Friday, February 28, 2014

Early Spring?

It's hard to believe it's still February, what with daytime highs in the upper 40s and snow melting left and right.  Of course, Mother nature is probably just setting us all up for a killer late March cold snap, once everything has started trying to bloom.  Still, we might as well enjoy this good weather while we can.

I'm a week behind on this blog due to having to prepare and deliver a couple of presentations.  I gave on last Thursday as part of the KPC Showcase series and I've got another one tonight.

If you'll be out on the town tonight, I'll be giving a presentation at the Kenai Fine Arts Center, starting at about 6 pm, entitled "The Impact of Beer Upon History".  Yes, I know it's rather ambitious to try to cover 10,000 years in one evening, so why not come on by and see how I do it.  I'll be signing copies of my books afterwards, so if you missed out on getting them signed last week at the KPC Showcase, here's another chance.

Speaking of events, Green Star's Beer & Swine Fest will be taking place at the Snow Goose in Anchorage on Saturday, April 5th.  There will be two tasting sessions, one from 2 to 5 pm, and one from 6 to 9 pm.  Each session will be limited to 150 tickets, which will go on sale at the Green Star website on Tuesday, March 4.  Look for beverages from Midnight Sun, Bear Creek Winery, Odom Corp., Specialty Imports, Anchorage Brewing, Kenai River Brewing, Sleeping Lady Brewing, and 49th State Brewing, along with appetizers from various restaurants and a silent auction.  Here's the flier for it:

Sounds like it should be a fantastic time and it's for a great cause, so get your tickets next week.

The same weekend as the Beer & Swine, the Great Northern Brewers will be having their Talkeetna Beer Trippin' Event.  Here's the schedule for that:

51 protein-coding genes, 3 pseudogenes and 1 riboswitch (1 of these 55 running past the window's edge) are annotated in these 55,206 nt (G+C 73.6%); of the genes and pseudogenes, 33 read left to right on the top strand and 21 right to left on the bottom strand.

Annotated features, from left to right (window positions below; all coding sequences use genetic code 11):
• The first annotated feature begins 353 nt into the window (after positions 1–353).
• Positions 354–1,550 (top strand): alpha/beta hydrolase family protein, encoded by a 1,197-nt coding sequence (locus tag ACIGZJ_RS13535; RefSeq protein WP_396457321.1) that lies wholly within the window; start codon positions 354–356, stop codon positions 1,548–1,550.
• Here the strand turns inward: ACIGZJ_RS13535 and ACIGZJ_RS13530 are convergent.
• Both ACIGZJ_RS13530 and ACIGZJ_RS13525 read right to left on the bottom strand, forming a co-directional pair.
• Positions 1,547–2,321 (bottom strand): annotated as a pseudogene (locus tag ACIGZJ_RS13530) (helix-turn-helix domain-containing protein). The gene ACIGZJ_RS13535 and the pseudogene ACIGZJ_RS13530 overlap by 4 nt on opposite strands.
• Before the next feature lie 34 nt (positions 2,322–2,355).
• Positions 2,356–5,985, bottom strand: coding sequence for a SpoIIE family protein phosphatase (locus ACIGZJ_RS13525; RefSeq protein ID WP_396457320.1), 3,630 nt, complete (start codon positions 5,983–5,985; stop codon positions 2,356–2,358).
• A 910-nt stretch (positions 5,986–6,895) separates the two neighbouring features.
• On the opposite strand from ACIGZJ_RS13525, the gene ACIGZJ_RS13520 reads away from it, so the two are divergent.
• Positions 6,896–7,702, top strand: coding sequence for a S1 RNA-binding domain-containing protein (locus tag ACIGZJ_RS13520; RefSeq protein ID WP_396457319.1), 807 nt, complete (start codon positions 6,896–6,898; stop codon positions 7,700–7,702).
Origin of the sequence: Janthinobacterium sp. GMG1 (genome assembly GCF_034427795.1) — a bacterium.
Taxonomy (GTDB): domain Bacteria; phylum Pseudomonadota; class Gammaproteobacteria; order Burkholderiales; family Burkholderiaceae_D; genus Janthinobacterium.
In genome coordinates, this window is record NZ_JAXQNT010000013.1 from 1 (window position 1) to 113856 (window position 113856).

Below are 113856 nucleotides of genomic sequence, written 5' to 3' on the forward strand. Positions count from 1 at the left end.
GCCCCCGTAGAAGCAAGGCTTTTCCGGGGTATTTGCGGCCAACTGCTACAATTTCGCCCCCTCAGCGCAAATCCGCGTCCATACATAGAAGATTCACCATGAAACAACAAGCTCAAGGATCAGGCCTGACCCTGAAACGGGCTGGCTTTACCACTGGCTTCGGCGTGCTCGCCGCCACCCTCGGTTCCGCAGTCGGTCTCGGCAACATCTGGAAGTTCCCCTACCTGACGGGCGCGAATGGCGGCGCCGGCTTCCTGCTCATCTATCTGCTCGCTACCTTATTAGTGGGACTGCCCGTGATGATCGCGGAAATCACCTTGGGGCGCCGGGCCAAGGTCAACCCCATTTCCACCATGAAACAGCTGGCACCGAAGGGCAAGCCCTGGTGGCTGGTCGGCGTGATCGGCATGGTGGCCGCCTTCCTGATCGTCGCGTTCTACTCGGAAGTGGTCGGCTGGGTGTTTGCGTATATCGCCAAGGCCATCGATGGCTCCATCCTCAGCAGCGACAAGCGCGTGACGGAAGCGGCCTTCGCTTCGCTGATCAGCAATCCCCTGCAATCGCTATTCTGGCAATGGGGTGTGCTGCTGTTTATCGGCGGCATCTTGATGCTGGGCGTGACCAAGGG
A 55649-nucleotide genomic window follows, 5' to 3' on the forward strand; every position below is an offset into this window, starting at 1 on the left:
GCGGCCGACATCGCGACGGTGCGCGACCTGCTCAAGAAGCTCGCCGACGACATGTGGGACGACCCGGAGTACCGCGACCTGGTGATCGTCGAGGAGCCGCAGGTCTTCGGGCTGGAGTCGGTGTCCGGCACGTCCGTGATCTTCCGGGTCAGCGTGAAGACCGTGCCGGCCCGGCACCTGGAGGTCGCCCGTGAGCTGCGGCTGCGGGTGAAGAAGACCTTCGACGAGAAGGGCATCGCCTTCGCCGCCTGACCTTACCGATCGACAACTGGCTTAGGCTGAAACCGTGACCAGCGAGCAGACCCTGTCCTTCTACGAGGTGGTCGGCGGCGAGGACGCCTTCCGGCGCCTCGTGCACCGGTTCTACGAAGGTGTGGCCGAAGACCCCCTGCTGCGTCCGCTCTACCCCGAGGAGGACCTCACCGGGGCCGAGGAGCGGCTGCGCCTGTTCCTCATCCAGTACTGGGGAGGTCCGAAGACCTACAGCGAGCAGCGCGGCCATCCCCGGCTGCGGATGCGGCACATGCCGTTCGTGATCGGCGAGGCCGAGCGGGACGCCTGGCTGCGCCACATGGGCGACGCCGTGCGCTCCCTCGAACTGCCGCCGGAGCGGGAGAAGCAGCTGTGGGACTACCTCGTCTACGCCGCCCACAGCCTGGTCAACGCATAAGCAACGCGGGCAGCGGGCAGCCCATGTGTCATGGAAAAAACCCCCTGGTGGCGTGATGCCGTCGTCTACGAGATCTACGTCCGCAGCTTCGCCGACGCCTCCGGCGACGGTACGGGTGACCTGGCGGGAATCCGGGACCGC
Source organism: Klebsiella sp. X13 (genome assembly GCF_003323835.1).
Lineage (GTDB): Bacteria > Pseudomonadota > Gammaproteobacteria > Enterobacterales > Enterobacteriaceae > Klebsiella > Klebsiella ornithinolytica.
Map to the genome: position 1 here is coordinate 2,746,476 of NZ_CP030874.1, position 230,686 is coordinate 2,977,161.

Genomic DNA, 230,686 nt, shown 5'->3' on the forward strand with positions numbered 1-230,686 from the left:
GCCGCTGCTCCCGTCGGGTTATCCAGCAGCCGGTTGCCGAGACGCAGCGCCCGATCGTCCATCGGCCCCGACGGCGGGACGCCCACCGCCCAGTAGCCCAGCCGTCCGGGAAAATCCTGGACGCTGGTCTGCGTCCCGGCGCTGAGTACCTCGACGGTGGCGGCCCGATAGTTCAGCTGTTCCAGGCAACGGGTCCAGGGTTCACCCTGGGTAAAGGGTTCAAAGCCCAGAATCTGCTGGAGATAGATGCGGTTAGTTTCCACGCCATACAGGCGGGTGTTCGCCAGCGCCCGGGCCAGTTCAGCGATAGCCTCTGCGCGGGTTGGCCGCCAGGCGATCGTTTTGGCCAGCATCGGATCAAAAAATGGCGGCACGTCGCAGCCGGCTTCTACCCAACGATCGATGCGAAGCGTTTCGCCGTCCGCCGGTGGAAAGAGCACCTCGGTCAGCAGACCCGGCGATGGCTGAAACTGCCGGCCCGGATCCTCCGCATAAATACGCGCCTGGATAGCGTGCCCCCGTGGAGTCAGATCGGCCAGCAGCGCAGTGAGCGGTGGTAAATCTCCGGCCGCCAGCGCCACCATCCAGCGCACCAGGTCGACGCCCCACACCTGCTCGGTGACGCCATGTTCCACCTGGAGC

Click to enlarge

I've yet to make one of these, but I keep hoping, as it sounds like a great time.

Up at HooDoo Brewing in Fairbanks, they tapped a new beer yesterday: HooDoo Tripel. Here's how they describe it:

HooDoo Tripel is a strong, effervescent ale brewed in the Belgian tradition.  One of the strongest styles of Belgian beer, Tripel is deceiving in its light color, and inviting in its aroma and candy-like sweetness.  Made with only the finest European malts, fermentable sugars are also derived from an addition of Belgian Candi Sugar during the boil.  This sugar addition results in not only a higher alcohol content, but also allows the yeast to ferment the beer to a high degree leaving a clean, dry finish.  Flavors from the yeast and malts compliment each other with peppery, fruity flavors dominating, and an occasional hint of bubblegum.  ABV: 8.3% // IBU: 30 // OG: 18.1

Photo courtesy of HooDoo Brewing

Unfortunately, we never get any HooDoo beers down south; they're so popular in Fairbanks, that there's none left for us!

Due to not getting a blog out last week, I missed spreading the word about another great event, which took place at Glacier BrewHouse Wednesday night.  I think the flier speaks for itself:

Kudos to Jeff King and Glacier for supporting such a worthy cause.

Anchorage Brewing Company has released the label for their Jolly Pumpkin Artisan Ales collaboration beer:

Click to enlarge

At Kenai River Brewing, they've been quite busy pumping out 305 cases of Peninsula Brewers Reserve.  Here's the proof:

Photo courtesy of Kenai River Brewing
At  St. Elias Brewing Company, there's both good news and bad news.  The bad news is the H&H Winter Warmer, the Burton Ale that Zach Henry and I brewed, has gone the way of all flesh.  All that's left is a single cask which Zach plans to put on handpump in the second half of March.